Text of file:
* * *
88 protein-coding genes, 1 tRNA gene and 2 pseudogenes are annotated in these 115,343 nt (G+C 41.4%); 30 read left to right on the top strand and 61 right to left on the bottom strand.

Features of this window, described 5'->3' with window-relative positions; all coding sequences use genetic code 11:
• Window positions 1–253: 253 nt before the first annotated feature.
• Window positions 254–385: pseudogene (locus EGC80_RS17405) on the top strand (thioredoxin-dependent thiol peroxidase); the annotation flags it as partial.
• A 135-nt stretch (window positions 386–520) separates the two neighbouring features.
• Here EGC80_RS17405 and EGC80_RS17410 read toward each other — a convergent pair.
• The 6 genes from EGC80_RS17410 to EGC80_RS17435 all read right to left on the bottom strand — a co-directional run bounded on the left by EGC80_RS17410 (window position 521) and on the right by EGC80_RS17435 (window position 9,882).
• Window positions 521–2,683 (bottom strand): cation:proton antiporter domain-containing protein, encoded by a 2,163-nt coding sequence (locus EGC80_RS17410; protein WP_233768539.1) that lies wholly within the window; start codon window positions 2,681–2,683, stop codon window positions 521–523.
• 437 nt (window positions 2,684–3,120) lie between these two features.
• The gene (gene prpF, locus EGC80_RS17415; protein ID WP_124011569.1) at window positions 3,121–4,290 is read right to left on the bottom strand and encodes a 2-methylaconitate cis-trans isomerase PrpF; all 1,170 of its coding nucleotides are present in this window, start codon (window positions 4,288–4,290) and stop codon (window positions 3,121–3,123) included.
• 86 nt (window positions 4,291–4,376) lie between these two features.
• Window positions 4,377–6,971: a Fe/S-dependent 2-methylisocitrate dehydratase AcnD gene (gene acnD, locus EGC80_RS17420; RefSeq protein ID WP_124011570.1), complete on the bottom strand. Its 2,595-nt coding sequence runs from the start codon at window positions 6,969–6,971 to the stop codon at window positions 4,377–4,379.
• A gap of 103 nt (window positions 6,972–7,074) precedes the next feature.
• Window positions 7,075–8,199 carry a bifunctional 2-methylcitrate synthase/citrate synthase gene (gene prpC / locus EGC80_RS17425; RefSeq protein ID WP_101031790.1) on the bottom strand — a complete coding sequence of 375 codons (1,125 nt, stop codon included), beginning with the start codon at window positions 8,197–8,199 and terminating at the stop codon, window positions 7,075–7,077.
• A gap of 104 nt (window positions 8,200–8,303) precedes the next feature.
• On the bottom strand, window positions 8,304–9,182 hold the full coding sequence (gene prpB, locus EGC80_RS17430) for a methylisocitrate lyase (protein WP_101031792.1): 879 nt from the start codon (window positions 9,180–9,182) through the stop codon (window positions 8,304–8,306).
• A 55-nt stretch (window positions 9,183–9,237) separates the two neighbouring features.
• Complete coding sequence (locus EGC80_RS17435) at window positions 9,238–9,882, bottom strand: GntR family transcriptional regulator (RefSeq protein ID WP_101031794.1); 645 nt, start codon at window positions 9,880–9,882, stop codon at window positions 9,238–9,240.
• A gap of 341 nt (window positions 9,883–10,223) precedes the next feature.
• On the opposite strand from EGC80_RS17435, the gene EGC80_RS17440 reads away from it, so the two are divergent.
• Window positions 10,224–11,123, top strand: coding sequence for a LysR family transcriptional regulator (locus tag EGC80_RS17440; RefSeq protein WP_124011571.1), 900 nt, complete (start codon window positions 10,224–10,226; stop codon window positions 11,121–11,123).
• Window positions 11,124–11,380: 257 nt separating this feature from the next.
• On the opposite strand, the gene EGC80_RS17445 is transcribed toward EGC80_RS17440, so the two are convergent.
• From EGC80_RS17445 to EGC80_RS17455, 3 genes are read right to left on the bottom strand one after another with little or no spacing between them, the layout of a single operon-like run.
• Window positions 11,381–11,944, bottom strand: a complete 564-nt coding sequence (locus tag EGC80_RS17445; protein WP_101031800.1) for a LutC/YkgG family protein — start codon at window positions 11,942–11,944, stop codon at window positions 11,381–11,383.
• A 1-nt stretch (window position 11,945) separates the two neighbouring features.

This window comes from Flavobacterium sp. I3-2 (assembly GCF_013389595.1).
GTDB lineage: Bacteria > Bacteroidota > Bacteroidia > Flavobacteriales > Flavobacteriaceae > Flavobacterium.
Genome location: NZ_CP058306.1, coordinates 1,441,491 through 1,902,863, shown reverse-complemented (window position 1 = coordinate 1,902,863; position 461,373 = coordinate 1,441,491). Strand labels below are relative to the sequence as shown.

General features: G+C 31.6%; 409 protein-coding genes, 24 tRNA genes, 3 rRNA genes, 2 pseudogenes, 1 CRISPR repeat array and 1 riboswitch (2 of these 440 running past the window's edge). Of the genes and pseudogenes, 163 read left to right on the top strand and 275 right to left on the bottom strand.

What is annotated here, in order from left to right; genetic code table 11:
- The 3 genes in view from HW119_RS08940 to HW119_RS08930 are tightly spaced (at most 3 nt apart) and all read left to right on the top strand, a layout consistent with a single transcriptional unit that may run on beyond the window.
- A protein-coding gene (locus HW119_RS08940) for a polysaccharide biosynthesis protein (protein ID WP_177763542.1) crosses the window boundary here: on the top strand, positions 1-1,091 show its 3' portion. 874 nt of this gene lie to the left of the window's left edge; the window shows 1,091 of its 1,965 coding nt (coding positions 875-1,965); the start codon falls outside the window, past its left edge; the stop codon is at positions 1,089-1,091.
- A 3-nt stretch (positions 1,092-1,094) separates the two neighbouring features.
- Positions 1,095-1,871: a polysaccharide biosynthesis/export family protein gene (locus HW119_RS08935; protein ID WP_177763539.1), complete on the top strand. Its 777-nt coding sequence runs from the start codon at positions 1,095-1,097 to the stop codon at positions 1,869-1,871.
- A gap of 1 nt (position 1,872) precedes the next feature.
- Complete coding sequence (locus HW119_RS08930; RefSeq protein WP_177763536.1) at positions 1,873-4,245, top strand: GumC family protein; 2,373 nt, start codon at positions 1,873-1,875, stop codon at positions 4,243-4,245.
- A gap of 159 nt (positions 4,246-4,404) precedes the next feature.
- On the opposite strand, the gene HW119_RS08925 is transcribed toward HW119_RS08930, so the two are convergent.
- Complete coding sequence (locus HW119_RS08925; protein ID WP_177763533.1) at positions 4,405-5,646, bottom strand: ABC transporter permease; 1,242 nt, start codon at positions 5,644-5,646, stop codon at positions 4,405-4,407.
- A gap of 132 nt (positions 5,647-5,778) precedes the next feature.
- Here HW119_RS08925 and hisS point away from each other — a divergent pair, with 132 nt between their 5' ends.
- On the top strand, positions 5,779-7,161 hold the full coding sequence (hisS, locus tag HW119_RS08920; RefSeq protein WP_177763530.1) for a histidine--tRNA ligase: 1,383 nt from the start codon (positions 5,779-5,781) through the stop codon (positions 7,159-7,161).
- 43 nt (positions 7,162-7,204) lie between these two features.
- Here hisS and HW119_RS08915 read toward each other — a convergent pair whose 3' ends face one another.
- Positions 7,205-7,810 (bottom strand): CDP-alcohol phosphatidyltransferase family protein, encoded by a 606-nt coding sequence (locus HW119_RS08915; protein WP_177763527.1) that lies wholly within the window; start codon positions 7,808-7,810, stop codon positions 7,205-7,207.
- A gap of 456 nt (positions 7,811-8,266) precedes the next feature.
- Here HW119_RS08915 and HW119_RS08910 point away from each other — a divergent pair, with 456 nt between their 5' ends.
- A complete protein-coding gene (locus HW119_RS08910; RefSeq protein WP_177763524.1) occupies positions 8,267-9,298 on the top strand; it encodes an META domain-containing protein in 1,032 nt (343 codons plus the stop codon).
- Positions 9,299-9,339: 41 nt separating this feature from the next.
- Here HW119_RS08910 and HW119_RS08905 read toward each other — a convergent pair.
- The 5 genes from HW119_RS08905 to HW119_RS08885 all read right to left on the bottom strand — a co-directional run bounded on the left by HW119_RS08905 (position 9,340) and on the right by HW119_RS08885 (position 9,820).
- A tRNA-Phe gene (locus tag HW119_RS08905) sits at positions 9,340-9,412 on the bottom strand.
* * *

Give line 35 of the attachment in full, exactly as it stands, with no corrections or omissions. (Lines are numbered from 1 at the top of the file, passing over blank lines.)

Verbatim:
- Positions 1,095-1,871: a polysaccharide biosynthesis/export family protein gene (locus HW119_RS08935; protein ID WP_177763539.1), complete on the top strand. Its 777-nt coding sequence runs from the start codon at positions 1,095-1,097 to the stop codon at positions 1,869-1,871.